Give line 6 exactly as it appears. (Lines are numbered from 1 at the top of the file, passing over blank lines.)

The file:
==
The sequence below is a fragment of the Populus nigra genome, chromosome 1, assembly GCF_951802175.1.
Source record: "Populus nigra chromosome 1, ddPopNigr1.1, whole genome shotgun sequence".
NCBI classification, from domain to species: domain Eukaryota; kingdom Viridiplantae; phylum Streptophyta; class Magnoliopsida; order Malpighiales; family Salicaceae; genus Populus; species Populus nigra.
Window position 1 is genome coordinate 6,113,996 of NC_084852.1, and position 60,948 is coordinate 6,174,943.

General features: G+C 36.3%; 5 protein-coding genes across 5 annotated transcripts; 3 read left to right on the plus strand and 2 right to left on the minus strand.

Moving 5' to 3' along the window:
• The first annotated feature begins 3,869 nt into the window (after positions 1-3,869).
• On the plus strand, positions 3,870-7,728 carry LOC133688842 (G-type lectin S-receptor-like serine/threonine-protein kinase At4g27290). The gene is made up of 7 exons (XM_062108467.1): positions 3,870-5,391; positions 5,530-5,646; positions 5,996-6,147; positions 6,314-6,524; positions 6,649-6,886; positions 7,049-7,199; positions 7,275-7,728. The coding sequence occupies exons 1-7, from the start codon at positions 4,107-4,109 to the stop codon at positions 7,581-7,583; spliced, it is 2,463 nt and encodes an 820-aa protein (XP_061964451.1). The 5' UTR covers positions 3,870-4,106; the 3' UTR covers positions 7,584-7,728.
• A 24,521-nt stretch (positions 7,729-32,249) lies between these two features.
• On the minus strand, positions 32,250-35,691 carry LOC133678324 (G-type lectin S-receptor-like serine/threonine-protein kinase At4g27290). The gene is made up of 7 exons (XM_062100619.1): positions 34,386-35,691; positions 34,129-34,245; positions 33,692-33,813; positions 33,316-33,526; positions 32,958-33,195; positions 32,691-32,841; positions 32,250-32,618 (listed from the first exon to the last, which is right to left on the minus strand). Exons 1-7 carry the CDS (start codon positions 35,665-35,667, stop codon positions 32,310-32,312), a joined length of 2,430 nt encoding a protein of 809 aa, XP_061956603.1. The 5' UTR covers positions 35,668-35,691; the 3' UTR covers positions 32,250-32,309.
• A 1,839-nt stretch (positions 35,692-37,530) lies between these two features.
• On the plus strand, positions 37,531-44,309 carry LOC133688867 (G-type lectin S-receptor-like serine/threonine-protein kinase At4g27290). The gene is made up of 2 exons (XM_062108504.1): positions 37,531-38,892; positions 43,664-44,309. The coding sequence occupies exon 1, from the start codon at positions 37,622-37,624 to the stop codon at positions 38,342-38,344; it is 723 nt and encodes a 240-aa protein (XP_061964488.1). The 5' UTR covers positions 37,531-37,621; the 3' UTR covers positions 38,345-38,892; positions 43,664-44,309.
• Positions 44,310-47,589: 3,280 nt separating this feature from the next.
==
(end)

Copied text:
Moving 5' to 3' along the window: